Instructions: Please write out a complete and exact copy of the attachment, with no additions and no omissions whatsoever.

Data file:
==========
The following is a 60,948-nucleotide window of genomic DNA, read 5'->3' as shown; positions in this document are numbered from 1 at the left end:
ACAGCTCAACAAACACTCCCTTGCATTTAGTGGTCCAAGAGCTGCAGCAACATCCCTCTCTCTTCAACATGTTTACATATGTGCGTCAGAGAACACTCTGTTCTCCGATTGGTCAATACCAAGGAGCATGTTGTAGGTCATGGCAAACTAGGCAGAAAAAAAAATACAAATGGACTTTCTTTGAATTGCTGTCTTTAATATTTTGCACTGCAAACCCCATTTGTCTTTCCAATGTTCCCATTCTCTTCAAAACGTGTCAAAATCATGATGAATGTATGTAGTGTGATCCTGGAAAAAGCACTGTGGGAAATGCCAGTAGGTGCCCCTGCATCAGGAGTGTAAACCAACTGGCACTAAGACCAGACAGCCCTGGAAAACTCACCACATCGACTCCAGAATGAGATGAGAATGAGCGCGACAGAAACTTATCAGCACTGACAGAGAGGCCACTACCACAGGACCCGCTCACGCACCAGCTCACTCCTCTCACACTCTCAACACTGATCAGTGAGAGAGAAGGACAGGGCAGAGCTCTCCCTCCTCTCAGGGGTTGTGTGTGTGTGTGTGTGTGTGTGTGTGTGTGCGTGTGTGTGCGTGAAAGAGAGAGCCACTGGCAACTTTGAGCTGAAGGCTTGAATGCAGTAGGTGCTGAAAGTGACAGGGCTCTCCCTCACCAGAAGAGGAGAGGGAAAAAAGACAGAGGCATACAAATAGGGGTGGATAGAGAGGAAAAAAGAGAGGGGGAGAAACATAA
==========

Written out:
The following is a 60,948-nucleotide window of genomic DNA, read 5'->3' as shown; positions in this document are numbered from 1 at the left end:
ACAGCTCAACAAACACTCCCTTGCATTTAGTGGTCCAAGAGCTGCAGCAACATCCCTCTCTCTTCAACATGTTTACATATGTGCGTCAGAGAACACTCTGTTCTCCGATTGGTCAATACCAAGGAGCATGTTGTAGGTCATGGCAAACTAGGCAGAAAAAAAAATACAAATGGACTTTCTTTGAATTGCTGTCTTTAATATTTTGCACTGCAAACCCCATTTGTCTTTCCAATGTTCCCATTCTCTTCAAAACGTGTCAAAATCATGATGAATGTATGTAGTGTGATCCTGGAAAAAGCACTGTGGGAAATGCCAGTAGGTGCCCCTGCATCAGGAGTGTAAACCAACTGGCACTAAGACCAGACAGCCCTGGAAAACTCACCACATCGACTCCAGAATGAGATGAGAATGAGCGCGACAGAAACTTATCAGCACTGACAGAGAGGCCACTACCACAGGACCCGCTCACGCACCAGCTCACTCCTCTCACACTCTCAACACTGATCAGTGAGAGAGAAGGACAGGGCAGAGCTCTCCCTCCTCTCAGGGGTTGTGTGTGTGTGTGTGTGTGTGTGTGTGTGTGCGTGTGTGTGCGTGAAAGAGAGAGCCACTGGCAACTTTGAGCTGAAGGCTTGAATGCAGTAGGTGCTGAAAGTGACAGGGCTCTCCCTCACCAGAAGAGGAGAGGGAAAAAAGACAGAGGCATACAAATAGGGGTGGATAGAGAGGAAAAAAGAGAGGGGGAGAAACATAA